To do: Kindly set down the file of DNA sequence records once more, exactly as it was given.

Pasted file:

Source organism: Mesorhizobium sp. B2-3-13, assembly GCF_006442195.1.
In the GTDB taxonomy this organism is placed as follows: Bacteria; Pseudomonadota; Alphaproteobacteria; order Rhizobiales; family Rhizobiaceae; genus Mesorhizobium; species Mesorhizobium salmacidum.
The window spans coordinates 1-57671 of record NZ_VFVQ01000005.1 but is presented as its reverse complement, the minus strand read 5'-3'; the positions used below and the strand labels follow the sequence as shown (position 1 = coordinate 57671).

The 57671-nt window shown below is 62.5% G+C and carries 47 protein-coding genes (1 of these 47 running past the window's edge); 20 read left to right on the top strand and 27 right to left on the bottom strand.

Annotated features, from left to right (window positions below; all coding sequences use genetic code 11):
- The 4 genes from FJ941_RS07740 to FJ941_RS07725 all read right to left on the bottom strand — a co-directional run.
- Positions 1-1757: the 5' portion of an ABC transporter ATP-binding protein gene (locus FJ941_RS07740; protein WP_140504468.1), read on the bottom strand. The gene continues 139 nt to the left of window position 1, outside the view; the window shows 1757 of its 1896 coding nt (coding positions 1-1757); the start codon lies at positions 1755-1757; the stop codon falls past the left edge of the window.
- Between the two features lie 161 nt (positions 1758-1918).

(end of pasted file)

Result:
Source organism: Mesorhizobium sp. B2-3-13, assembly GCF_006442195.1.
In the GTDB taxonomy this organism is placed as follows: Bacteria; Pseudomonadota; Alphaproteobacteria; order Rhizobiales; family Rhizobiaceae; genus Mesorhizobium; species Mesorhizobium salmacidum.
The window spans coordinates 1-57671 of record NZ_VFVQ01000005.1 but is presented as its reverse complement, the minus strand read 5'-3'; the positions used below and the strand labels follow the sequence as shown (position 1 = coordinate 57671).

The 57671-nt window shown below is 62.5% G+C and carries 47 protein-coding genes (1 of these 47 running past the window's edge); 20 read left to right on the top strand and 27 right to left on the bottom strand.

Annotated features, from left to right (window positions below; all coding sequences use genetic code 11):
- The 4 genes from FJ941_RS07740 to FJ941_RS07725 all read right to left on the bottom strand — a co-directional run.
- Positions 1-1757: the 5' portion of an ABC transporter ATP-binding protein gene (locus FJ941_RS07740; protein WP_140504468.1), read on the bottom strand. The gene continues 139 nt to the left of window position 1, outside the view; the window shows 1757 of its 1896 coding nt (coding positions 1-1757); the start codon lies at positions 1755-1757; the stop codon falls past the left edge of the window.
- Between the two features lie 161 nt (positions 1758-1918).